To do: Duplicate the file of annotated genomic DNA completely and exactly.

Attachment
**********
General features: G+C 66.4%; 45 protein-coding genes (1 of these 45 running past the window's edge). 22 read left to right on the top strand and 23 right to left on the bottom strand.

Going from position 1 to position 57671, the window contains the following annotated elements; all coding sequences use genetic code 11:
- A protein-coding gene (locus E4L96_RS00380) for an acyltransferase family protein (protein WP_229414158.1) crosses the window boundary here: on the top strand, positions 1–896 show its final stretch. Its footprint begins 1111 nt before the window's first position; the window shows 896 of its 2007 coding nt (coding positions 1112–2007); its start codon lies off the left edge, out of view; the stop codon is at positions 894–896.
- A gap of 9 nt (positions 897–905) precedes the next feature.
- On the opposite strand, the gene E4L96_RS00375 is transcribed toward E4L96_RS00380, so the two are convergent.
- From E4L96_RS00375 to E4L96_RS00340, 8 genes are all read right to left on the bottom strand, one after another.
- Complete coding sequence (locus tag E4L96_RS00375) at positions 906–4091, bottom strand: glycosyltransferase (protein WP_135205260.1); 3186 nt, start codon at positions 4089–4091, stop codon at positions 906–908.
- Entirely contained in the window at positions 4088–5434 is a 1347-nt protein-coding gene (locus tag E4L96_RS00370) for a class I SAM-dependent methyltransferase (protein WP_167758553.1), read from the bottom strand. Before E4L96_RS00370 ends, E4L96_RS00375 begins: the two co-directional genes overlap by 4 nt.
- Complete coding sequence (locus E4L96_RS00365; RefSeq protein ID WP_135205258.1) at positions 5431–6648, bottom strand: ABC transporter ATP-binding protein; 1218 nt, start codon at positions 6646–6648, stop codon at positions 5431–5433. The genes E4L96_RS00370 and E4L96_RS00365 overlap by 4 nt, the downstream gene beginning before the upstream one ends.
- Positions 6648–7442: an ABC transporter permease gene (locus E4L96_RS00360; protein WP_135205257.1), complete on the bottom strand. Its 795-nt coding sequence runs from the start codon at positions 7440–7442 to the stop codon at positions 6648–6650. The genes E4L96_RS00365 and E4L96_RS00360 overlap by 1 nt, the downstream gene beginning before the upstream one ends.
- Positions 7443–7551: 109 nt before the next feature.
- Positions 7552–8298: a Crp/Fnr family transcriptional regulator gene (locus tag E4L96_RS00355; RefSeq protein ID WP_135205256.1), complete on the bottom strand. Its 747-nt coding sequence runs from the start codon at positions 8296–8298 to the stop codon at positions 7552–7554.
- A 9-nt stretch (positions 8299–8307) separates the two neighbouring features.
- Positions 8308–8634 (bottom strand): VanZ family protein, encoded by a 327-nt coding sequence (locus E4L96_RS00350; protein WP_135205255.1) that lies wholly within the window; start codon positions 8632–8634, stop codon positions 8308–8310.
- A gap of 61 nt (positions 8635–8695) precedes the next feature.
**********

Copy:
General features: G+C 66.4%; 45 protein-coding genes (1 of these 45 running past the window's edge). 22 read left to right on the top strand and 23 right to left on the bottom strand.

Going from position 1 to position 57671, the window contains the following annotated elements; all coding sequences use genetic code 11:
- A protein-coding gene (locus E4L96_RS00380) for an acyltransferase family protein (protein WP_229414158.1) crosses the window boundary here: on the top strand, positions 1–896 show its final stretch. Its footprint begins 1111 nt before the window's first position; the window shows 896 of its 2007 coding nt (coding positions 1112–2007); its start codon lies off the left edge, out of view; the stop codon is at positions 894–896.
- A gap of 9 nt (positions 897–905) precedes the next feature.
- On the opposite strand, the gene E4L96_RS00375 is transcribed toward E4L96_RS00380, so the two are convergent.
- From E4L96_RS00375 to E4L96_RS00340, 8 genes are all read right to left on the bottom strand, one after another.
- Complete coding sequence (locus tag E4L96_RS00375) at positions 906–4091, bottom strand: glycosyltransferase (protein WP_135205260.1); 3186 nt, start codon at positions 4089–4091, stop codon at positions 906–908.
- Entirely contained in the window at positions 4088–5434 is a 1347-nt protein-coding gene (locus tag E4L96_RS00370) for a class I SAM-dependent methyltransferase (protein WP_167758553.1), read from the bottom strand. Before E4L96_RS00370 ends, E4L96_RS00375 begins: the two co-directional genes overlap by 4 nt.
- Complete coding sequence (locus E4L96_RS00365; RefSeq protein ID WP_135205258.1) at positions 5431–6648, bottom strand: ABC transporter ATP-binding protein; 1218 nt, start codon at positions 6646–6648, stop codon at positions 5431–5433. The genes E4L96_RS00370 and E4L96_RS00365 overlap by 4 nt, the downstream gene beginning before the upstream one ends.
- Positions 6648–7442: an ABC transporter permease gene (locus E4L96_RS00360; protein WP_135205257.1), complete on the bottom strand. Its 795-nt coding sequence runs from the start codon at positions 7440–7442 to the stop codon at positions 6648–6650. The genes E4L96_RS00365 and E4L96_RS00360 overlap by 1 nt, the downstream gene beginning before the upstream one ends.
- Positions 7443–7551: 109 nt before the next feature.
- Positions 7552–8298: a Crp/Fnr family transcriptional regulator gene (locus tag E4L96_RS00355; RefSeq protein ID WP_135205256.1), complete on the bottom strand. Its 747-nt coding sequence runs from the start codon at positions 8296–8298 to the stop codon at positions 7552–7554.
- A 9-nt stretch (positions 8299–8307) separates the two neighbouring features.
- Positions 8308–8634 (bottom strand): VanZ family protein, encoded by a 327-nt coding sequence (locus E4L96_RS00350; protein WP_135205255.1) that lies wholly within the window; start codon positions 8632–8634, stop codon positions 8308–8310.
- A gap of 61 nt (positions 8635–8695) precedes the next feature.